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Author Topic: Drink -> Depression -> Anxiety -> Panic  (Read 327 times)

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Offline jed

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Drink -> Depression -> Anxiety -> Panic
« on: December 12, 2013, 08:02:22 PM »
Since my anxiety "began" (became a significant problem) about six months ago, this frustrating chain of events happens when I have even one alcoholic drink.

1. I get depressed, quickly. Back in the day this would sometimes happen to me hours after drinking, but never within thirty minutes which is the case now.

2. I get anxious about the depression. I'm a lightweight so one drink is enough to make me too tipsy to be in control of the negative, anxious thoughts.

3. Panic attack.

This doesn't seem to be environment-dependent: happens by myself, having dinner with my girlfriend at home, on a date in a restaurant, or at happy hour with coworkers.

Anyone experience this before? Any ideas on how to break this cycle? I really miss letting my hair down and making an absolute fool of myself at karaoke  :spineyes:
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Offline wheelie19

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Re: Drink -> Depression -> Anxiety -> Panic
« Reply #1 on: December 12, 2013, 11:47:55 PM »
Hi Jed,

Are you on any type of meds? A lot of times with anxiety, there is some depression to.  Even though this is not always the case, I have found drinking to be very bad for anxiety for a few reasons

1.  It helps me in the mount, but because alcohol is a depressant, you feel like ***** the next day.
2.  Alcohol  can have worse effects if on meds and totally work against them (most meds used to treat anxiety are anti-depressants.) 
3.  I found it to be VERY addicting.  Even if for a bit,  I escaped.  I realized this was not a good sign and have pretty much stayed away except for the occasional drink.

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Offline jed

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Re: Drink -> Depression -> Anxiety -> Panic
« Reply #2 on: December 15, 2013, 12:31:48 PM »
Thanks for the response, Wheelie. I'll keep these things in mind.

I actually had a big holiday party with some friends and family last night and drank quite a bit. I was very nervous and anxious leading up to it and for the first half hour but I realized that making a serious effort to talk and laugh with others really helped. I had a great evening. When I went to bed and when I woke up this morning, I felt like crap and had a lot of health anxiety about it, probably because I haven't felt a killer hangover in a while. A few hours later, I feel better -- and accomplished!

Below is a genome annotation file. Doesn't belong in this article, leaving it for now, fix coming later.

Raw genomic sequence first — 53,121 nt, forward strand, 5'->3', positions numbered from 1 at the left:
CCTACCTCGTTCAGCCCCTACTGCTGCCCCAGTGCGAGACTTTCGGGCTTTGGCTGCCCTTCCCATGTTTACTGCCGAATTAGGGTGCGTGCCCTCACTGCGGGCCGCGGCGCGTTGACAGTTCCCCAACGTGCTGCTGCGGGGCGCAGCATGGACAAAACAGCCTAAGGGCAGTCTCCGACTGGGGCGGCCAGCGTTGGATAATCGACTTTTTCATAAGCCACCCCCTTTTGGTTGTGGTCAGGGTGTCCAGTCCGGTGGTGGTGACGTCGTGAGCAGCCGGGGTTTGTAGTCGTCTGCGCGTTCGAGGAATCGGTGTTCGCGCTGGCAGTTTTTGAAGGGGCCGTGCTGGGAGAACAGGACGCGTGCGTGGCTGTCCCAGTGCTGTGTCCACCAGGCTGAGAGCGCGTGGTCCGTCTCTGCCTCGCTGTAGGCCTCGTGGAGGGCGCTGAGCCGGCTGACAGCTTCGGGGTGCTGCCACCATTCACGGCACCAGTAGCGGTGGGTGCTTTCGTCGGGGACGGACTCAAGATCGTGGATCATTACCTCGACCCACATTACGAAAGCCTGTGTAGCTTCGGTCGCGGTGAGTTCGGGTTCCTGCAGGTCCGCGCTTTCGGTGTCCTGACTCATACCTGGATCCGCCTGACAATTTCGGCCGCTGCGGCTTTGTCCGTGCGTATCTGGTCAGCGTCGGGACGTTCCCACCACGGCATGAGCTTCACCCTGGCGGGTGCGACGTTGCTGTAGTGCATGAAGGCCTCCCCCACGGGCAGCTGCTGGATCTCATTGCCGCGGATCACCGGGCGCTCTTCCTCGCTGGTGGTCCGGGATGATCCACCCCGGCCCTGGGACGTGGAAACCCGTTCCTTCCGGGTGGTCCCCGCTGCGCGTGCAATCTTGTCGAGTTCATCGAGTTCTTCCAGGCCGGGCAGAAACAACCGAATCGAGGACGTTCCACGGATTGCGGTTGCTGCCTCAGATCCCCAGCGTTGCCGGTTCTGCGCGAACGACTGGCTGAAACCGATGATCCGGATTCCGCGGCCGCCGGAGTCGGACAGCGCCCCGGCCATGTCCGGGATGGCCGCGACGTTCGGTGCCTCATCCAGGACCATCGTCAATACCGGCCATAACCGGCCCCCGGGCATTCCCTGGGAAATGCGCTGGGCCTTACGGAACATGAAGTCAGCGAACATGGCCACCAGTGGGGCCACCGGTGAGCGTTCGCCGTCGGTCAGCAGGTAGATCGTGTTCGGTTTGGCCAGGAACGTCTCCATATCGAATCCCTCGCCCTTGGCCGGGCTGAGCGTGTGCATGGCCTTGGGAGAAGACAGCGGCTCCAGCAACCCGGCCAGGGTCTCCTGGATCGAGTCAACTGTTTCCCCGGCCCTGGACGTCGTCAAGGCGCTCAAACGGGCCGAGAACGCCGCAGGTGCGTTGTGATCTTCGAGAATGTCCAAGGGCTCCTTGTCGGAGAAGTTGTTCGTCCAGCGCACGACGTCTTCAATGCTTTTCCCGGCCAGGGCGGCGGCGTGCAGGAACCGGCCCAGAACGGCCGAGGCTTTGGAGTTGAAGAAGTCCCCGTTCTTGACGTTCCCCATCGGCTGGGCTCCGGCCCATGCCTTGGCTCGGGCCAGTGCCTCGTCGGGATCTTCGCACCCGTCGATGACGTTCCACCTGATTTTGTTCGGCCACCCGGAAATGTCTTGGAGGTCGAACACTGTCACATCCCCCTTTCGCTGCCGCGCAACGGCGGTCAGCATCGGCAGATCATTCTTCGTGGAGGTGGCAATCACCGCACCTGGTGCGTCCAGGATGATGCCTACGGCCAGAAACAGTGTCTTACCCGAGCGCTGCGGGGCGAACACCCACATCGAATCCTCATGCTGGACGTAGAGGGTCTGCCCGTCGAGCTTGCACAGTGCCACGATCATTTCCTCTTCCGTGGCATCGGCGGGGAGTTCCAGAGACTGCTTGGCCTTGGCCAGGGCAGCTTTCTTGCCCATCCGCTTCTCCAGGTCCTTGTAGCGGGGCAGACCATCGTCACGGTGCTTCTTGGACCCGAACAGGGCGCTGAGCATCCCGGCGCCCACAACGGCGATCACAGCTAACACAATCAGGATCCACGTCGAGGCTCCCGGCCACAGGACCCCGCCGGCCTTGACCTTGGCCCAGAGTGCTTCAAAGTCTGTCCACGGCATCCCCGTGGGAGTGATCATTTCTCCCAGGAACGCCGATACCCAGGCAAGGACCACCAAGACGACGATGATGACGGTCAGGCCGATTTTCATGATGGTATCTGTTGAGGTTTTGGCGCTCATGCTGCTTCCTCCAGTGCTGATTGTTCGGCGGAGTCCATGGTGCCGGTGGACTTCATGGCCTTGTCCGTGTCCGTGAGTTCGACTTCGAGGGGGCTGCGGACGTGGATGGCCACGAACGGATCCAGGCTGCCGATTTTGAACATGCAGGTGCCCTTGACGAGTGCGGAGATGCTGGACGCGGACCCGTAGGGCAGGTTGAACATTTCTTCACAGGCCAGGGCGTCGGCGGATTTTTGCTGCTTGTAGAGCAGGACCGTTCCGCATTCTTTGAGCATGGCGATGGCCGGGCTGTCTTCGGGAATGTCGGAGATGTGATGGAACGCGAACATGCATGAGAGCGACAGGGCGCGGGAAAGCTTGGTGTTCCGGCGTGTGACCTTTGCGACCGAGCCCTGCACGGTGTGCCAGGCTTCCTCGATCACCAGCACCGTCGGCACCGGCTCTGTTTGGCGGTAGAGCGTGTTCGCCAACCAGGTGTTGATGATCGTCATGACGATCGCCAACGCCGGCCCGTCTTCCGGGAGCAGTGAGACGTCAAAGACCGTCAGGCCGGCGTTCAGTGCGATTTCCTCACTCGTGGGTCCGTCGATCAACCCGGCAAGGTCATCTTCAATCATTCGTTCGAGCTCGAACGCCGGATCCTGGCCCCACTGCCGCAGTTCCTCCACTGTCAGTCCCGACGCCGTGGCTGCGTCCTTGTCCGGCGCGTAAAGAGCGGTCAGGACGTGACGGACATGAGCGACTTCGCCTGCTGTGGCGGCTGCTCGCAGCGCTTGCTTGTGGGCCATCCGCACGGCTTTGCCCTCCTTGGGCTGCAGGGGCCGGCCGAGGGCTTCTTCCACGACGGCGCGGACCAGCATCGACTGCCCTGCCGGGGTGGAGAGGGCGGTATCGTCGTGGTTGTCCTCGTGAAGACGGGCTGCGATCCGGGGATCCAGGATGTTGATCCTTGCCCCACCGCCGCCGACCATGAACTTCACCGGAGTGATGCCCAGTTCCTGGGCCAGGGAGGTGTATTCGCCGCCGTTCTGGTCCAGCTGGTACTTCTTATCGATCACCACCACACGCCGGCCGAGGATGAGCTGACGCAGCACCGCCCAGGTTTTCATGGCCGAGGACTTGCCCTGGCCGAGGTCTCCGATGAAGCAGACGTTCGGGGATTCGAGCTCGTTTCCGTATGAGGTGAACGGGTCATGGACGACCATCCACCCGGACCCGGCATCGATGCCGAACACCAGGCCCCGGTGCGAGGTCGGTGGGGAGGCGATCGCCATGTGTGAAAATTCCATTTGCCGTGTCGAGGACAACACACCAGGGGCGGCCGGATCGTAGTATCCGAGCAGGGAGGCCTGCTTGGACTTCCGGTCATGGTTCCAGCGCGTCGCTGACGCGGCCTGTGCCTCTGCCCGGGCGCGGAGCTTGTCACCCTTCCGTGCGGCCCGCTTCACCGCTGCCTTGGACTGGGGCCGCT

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Offline MITRush

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Re: Drink -> Depression -> Anxiety -> Panic
« Reply #3 on: December 15, 2013, 09:13:45 PM »
The fact that you have outlined these steps in detail tells me that you are very cognizant of a thought process that you believe is happening (and it very well may be happening).  Even, for instance, if you did drink one night, and did not get depressed, you would be expecting the impending depression/ anxiety, and the tension from anticipation alone would probably put you in a similar state.  My point is to realize that part of it is happening "naturally," and part of it is a self-fulfilling prophecy.

Staying engaged is indeed a good way to cope with the situation.  But in my opinion, a better way would be to not try to avoid or stop the chain of events from happening.  When you let the feelings of depression/ fatigue/ anxiety/ panic to surface and even envelop you, you shine a light on them and slowly they become less scary and less intense; and at this point they are just annoying.  I know when they are intense this can seem impossible, but it becomes easier with repetition and practice.  Practice, practice, practice.

If you are drinking every day or close to it, or you feel that you are dependent on alcohol, then that is a different situation, but I am assuming you only drink within a normal range.

It would be easier for me to just tell you to avoid drinking, just like some people avoid caffeine, but I think that's a bad way to cope with anxiety.  The solution I think lies in convincing yourself that you can get a buzz without this chain reaction.  It won't happen over night, but if you keep letting the symptoms come when you start drinking they will gradually lose importance and intensity, until they are gone.
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Offline jed

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Re: Drink -> Depression -> Anxiety -> Panic
« Reply #4 on: December 29, 2013, 03:59:43 PM »
That's very helpful, MITRush, thank you. I think this "shine a light" perspective/technique will also help with the general blues I feel after having a few bad anxiety days.
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